Monthly Archives: July 2015

Texas Trench Collapse Results in $400k OSHA Fine and 16 Safety Violations

On July 22, 2015, Hassell Construction Co. was cited by OSHA for 16 safety violations (including 6 egregious willful violations) and given a whopping $423,900 fine. Hassell Construction Co. is a construction company based in Richmond, Texas with about 150 employees that construct water and sewer lines around Houston, Texas. The employer was given 15 business days to comply with each citation, request an informal conference with OSHA’s Houston South area director, or contest the citations and penalties before the OSHA Health Review Commission.

These citations were given after a trench that was 8 feet below the ground collapsed in February crushing an unsuspecting employee. Luckily, the worker was dug out by his co-workers using their bare hands. The minute the worker was freed from the trench, the trench collapsed a second time.

According to OSHA’s regional administrator in Dallas, John Hermanson, “Hassell Construction knew its trenches weren’t safe, but still put its workers in harm’s way.” Due to the fact that trench cave-ins such as the one in February are completely preventable OSHA has also placed the construction company in the Severe Violator Enforcement Program which often inspects employers and mandates follow-up inspections to ensure that they are complying with the law. In North Carolina, a similar incident allowed the employee to sue the employer directly and overcome the exclusivity provision of the North Carolina Workers’ Compensation Act. Woodson v. Rowland. 373 S.E.2d 674 (1988).

Read about the citations here: https://www.osha.gov/ooc/citations/HassellConstruction_1031127_0722_15.pdf

Original Article 7/22/15 posted on WorkersCompensation.com.

Join the conversation: What does it mean to grow old in America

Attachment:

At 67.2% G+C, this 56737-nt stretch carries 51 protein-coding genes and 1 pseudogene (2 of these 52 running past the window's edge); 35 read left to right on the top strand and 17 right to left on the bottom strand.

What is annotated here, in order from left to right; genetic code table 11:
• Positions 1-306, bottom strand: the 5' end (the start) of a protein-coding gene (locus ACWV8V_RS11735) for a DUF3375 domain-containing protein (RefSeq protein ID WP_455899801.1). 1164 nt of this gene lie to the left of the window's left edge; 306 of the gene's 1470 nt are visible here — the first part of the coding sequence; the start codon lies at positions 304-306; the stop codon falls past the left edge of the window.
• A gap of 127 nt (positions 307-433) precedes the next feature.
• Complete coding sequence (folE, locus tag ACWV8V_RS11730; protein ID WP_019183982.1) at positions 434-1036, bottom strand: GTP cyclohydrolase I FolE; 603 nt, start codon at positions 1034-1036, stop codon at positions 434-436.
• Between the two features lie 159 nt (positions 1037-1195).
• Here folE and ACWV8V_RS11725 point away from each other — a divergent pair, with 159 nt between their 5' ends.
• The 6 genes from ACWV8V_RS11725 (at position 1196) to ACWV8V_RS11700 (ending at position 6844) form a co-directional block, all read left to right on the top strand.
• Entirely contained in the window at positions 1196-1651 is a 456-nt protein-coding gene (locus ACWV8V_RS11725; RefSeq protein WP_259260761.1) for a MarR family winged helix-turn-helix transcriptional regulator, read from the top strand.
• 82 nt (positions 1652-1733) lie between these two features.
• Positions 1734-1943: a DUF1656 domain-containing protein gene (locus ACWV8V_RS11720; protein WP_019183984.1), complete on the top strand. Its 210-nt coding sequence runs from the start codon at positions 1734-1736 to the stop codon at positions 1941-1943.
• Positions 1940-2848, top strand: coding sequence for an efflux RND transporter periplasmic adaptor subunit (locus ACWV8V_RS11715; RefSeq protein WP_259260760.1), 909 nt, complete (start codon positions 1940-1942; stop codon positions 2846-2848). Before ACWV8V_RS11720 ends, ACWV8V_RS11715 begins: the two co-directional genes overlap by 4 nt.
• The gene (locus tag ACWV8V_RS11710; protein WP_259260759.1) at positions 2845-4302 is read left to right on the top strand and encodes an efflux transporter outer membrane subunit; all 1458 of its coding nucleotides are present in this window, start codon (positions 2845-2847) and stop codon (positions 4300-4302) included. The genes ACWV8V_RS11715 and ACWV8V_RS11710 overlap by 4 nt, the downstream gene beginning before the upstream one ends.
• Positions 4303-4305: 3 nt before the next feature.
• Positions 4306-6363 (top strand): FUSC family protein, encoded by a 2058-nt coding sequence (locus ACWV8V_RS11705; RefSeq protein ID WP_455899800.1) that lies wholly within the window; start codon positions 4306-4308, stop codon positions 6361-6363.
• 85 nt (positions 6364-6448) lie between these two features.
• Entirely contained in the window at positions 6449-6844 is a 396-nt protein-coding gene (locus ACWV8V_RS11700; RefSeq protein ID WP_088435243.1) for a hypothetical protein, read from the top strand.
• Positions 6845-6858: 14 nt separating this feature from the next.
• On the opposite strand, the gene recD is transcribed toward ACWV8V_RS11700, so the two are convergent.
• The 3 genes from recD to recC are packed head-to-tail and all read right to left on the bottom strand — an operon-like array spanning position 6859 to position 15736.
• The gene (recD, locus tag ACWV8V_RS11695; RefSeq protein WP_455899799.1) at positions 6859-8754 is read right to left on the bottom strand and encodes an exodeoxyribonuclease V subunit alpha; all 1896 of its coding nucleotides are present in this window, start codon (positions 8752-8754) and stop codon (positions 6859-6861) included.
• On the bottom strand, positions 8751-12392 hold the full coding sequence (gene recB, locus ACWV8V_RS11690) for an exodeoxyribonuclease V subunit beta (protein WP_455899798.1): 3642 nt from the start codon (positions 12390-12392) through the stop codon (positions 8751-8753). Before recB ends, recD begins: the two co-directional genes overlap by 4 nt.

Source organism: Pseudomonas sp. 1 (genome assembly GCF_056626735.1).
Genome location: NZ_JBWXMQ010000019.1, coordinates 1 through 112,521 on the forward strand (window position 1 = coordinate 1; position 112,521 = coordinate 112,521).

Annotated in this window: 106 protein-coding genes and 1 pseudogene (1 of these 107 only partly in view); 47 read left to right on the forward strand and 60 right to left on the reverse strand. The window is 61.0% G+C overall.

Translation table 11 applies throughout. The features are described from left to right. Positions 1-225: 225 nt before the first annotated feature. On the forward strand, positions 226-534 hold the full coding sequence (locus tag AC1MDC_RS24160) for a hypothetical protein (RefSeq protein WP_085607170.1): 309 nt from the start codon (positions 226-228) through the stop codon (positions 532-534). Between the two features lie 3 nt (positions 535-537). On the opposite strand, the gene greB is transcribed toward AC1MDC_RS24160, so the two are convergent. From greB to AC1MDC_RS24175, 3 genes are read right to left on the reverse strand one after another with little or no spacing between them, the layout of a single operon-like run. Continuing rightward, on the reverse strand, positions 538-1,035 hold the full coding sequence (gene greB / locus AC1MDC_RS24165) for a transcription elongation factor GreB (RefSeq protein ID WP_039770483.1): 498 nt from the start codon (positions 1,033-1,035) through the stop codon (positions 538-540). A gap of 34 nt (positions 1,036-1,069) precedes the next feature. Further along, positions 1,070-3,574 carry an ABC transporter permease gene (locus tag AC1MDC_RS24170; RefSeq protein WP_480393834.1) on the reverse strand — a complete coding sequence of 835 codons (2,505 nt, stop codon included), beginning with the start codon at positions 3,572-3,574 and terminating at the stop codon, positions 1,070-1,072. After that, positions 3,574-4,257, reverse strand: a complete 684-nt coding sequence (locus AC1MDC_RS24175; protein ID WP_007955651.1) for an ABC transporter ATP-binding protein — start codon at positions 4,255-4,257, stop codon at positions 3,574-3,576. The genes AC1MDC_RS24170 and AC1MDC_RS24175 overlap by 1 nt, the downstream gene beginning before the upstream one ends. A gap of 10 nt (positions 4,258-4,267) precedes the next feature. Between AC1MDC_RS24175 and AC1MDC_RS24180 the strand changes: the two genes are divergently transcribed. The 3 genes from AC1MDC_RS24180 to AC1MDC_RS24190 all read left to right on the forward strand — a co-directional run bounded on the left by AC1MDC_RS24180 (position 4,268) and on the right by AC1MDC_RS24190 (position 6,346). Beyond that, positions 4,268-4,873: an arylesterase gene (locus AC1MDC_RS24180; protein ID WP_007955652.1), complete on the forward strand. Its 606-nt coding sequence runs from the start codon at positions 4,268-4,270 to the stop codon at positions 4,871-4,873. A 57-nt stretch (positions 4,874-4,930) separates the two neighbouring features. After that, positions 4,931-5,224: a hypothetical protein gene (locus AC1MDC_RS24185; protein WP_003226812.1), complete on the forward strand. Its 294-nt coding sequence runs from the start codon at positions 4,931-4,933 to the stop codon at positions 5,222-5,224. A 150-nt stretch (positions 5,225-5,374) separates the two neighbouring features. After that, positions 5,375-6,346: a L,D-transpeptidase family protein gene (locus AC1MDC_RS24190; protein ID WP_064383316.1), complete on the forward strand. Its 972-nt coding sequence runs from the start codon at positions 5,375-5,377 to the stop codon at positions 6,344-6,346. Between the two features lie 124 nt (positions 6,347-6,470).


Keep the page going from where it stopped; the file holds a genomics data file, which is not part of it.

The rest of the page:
Today’s post was shared by US Labor Department and comes from blog.dol.gov

Editor’s Note: This has been cross-posted from the AOL blog. You can view the original here.

AOLTwitterChat_v3

America is aging — as a country. As of last year about one in seven Americans was older than 65, and by 2030 it will be closer to one in five Americans. Aging impacts all of us, regardless of how young or old.

From health care to finances, our aging nation creates new challenges and issues for all Americans — baby boomers and millennials alike.

This Monday, July 13, the White House is highlighting the issues involved with growing old in America today.

As a special part of that event, AOL is teaming up with the White House to help shed light on this important topic. As part of our comprehensive coverage throughout the day, Labor Secretary Tom Perez will be answering questions live on Monday on AOL.com — and you can be part of the discussion.

Here are the top issues we’ll be discussing:

  • Impact to the work force
  • Health at all ages
  • Retirement security, today and in the future
  • Housing and financial security

Submit questions and join the conversation on how aging is transforming the work force and impacting the economy with @AOL and @LaborSec with the hashtag #WhiteHouseOnAOL on Twitter, Instagram, Facebook, Vine — or even in the comments below.

Click here to tweet or submit your questions on Twitter using #WhiteHouseOnAOL, then tune in to @AOL on Monday, July 13th at 12:30 p.m. ET to be a part of the live Twitter chat with @LaborSec.

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Unpaid Intern or Employee?

In New York, after prevailing in trial court, unpaid interns for Fox Entertainment Group were able to receive class credit and minimum wage for their work on the set of the film “Black Swan.” Their win made the Second Circuit Court of Appeals adopt a test to be used in determining whether an unpaid intern should be classified as an employee. Here are the factors that should be applied in determining whether they are actually an employee:

 

  1. The parties’ understanding regarding expectation of compensation
  2. The similarity of the internship training to that available in an educational environment
  3. Whether the internship is tied to the intern’s education and accommodates the intern’s academic commitments
  4. The duration of the relationship
  5. Whether the intern’s work complements, rather than displaces, paid employees
  6. The parties expectation about a permanent job offer at the end of the internship.

 

These factors only apply in the Second Circuit (Connecticut, New York & Vermont), but they do provide some guidance when evaluating and setting up internship programs to comply with the Fair Labor Standards Act.  

For more information see Laura Lawless Robertson’s post on The National Law Review online.